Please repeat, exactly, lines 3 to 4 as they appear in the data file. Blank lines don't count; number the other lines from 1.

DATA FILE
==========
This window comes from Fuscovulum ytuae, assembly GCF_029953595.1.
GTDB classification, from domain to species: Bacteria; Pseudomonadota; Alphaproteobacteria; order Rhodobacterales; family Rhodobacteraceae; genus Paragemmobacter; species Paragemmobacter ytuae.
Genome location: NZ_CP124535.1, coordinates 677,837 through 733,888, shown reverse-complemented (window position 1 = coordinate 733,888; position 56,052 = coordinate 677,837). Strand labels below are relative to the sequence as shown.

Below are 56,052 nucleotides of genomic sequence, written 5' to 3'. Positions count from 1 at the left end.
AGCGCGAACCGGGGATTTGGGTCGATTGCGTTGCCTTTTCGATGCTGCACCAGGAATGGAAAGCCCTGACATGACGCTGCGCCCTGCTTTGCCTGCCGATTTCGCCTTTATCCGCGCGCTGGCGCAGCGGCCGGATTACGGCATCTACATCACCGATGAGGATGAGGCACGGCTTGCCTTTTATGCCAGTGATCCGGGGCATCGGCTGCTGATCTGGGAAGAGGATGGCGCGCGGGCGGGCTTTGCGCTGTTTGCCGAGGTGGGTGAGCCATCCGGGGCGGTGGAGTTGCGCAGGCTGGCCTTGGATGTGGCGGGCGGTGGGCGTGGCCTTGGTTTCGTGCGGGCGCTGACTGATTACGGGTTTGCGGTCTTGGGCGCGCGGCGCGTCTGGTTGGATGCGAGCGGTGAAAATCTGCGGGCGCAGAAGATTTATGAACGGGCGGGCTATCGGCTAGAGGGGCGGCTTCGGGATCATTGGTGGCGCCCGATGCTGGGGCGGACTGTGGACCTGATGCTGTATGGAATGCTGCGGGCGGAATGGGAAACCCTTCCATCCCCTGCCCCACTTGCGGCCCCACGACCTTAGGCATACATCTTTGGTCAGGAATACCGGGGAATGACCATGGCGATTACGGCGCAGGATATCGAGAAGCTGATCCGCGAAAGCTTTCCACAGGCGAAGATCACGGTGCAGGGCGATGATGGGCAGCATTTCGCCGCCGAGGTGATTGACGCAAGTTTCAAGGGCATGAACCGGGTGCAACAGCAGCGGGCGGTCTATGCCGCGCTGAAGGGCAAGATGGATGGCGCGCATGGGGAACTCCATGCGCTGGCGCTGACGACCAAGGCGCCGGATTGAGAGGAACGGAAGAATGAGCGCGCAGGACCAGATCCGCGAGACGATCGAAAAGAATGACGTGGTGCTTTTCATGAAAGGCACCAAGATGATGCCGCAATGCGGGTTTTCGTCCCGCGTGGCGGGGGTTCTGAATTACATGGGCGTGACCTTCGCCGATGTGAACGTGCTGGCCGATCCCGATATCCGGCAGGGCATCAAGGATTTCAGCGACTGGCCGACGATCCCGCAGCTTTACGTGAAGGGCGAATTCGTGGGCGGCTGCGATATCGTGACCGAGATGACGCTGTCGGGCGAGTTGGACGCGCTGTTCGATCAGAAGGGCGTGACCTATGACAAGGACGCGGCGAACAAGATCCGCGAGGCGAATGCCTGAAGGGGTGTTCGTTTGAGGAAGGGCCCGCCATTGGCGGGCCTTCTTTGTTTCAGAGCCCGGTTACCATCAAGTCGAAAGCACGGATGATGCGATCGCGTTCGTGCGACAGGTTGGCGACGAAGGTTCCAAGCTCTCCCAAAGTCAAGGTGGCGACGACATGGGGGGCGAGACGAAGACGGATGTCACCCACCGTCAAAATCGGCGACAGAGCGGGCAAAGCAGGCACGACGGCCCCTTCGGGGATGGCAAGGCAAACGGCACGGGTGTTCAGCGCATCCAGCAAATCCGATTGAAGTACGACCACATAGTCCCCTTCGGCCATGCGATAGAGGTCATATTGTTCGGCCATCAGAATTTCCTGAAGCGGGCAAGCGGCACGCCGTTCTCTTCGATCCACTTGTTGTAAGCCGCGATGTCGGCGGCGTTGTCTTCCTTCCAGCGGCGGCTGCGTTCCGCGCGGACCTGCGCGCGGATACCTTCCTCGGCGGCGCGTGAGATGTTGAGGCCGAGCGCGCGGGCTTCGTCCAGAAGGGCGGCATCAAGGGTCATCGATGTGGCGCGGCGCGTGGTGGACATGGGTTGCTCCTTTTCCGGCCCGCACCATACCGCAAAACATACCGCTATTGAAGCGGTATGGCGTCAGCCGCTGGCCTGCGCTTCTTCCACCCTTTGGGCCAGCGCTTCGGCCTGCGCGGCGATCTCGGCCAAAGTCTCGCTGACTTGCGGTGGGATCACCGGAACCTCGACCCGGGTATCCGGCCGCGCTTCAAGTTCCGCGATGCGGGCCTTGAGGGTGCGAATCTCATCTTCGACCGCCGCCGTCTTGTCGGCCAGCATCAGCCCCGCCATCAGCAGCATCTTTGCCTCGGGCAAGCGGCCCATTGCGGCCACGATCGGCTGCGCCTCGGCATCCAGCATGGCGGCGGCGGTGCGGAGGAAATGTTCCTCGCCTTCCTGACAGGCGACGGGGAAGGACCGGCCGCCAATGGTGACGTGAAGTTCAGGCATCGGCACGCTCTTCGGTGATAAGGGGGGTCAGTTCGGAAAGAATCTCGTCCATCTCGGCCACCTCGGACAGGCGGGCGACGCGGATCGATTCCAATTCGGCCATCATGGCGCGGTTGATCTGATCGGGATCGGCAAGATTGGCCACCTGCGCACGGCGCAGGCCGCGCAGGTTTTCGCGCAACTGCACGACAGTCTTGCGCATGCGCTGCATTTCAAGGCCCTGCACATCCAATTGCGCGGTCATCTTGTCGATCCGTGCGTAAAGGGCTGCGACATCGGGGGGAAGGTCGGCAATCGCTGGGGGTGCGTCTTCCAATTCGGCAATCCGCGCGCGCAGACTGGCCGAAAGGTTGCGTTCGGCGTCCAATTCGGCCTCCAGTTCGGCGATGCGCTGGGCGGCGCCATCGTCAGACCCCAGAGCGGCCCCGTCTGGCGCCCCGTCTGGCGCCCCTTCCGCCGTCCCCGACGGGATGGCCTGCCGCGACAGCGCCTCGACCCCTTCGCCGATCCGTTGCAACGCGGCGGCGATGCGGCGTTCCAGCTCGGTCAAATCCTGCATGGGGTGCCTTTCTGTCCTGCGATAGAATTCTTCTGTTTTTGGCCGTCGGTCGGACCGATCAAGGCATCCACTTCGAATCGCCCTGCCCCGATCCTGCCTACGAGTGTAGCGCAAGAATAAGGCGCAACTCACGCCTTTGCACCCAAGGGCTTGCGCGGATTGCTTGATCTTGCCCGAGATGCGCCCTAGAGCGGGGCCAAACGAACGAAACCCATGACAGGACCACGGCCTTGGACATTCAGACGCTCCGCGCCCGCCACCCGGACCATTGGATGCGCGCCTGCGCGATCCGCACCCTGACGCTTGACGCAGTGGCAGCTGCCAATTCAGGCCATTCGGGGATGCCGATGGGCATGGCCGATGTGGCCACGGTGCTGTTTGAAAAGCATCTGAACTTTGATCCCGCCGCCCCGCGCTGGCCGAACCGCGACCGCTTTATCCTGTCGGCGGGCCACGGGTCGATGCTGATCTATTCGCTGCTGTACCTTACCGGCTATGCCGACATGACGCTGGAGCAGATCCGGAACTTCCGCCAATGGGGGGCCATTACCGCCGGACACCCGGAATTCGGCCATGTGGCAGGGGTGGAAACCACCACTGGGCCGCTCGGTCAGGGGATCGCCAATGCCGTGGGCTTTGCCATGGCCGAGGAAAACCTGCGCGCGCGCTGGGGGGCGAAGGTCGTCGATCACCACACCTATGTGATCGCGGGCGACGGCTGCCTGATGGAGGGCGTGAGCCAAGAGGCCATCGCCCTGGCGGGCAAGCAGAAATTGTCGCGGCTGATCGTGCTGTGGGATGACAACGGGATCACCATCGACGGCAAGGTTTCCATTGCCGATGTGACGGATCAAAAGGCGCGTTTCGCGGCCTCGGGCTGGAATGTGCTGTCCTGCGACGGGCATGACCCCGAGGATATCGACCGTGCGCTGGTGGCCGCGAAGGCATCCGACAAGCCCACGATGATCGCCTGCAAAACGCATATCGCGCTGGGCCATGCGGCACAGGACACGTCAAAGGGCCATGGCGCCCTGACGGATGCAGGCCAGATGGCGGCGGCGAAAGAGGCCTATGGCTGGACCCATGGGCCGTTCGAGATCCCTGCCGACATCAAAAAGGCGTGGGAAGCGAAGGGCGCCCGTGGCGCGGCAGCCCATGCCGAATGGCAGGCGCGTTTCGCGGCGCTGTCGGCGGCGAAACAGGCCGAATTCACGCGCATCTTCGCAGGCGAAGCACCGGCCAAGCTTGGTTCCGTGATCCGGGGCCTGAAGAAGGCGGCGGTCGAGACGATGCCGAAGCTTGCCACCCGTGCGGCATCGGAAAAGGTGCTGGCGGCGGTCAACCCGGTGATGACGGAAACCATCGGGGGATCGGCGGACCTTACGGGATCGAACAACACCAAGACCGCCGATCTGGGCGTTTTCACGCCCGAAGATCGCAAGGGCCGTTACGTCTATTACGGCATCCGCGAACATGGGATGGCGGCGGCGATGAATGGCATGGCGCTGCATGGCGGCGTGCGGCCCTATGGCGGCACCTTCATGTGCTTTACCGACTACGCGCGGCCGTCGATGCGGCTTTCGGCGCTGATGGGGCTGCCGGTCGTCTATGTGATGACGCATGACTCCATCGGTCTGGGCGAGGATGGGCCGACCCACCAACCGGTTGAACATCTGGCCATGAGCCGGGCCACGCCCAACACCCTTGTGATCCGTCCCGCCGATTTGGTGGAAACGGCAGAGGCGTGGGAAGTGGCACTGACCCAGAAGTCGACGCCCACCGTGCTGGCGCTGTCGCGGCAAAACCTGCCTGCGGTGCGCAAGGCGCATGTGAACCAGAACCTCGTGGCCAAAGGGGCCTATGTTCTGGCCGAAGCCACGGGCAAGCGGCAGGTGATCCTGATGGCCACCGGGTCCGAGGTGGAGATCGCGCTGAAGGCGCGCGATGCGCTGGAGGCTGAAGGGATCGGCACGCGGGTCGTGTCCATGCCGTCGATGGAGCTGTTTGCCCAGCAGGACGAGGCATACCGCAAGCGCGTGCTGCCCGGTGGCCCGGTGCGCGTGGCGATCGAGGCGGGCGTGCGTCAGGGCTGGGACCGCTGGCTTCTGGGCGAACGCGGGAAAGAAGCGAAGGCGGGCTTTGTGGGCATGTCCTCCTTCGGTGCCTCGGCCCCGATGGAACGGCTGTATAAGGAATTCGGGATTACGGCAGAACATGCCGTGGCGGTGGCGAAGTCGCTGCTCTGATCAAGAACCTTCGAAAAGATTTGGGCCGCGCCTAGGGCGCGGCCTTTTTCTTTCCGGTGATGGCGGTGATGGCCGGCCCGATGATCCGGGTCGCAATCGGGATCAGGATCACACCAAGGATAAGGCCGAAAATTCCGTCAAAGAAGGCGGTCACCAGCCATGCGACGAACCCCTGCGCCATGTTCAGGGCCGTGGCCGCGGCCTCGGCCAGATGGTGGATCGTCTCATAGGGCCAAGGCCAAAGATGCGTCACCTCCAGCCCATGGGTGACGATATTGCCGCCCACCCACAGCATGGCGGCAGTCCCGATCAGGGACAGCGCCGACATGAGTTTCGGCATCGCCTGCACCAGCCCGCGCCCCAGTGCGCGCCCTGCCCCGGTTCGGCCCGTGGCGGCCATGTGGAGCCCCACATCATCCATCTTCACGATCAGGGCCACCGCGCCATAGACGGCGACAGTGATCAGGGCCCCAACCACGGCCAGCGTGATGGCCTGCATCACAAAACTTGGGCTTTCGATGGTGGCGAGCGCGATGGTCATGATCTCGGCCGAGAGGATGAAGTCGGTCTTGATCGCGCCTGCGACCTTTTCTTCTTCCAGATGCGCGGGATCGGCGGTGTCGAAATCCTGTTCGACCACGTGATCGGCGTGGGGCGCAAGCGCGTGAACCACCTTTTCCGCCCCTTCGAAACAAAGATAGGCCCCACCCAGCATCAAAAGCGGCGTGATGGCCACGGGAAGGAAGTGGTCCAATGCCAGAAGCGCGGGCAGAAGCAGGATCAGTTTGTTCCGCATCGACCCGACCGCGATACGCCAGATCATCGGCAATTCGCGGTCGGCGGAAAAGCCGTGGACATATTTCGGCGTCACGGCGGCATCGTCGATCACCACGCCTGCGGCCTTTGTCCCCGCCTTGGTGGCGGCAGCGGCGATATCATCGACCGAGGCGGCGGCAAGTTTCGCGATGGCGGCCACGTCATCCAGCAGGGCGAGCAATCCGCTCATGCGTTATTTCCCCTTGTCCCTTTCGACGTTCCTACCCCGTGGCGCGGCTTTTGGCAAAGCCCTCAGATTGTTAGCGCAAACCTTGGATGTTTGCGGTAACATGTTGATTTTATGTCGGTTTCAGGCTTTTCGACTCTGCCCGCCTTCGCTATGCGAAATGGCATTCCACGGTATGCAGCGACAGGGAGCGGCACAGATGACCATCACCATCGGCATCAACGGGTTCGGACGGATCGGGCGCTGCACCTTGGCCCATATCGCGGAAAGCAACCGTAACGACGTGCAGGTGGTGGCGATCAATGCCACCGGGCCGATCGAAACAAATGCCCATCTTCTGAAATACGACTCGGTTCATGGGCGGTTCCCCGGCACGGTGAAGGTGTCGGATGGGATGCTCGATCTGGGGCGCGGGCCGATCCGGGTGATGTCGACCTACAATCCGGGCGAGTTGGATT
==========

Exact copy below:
Genome location: NZ_CP124535.1, coordinates 677,837 through 733,888, shown reverse-complemented (window position 1 = coordinate 733,888; position 56,052 = coordinate 677,837). Strand labels below are relative to the sequence as shown.

Below are 56,052 nucleotides of genomic sequence, written 5' to 3'. Positions count from 1 at the left end.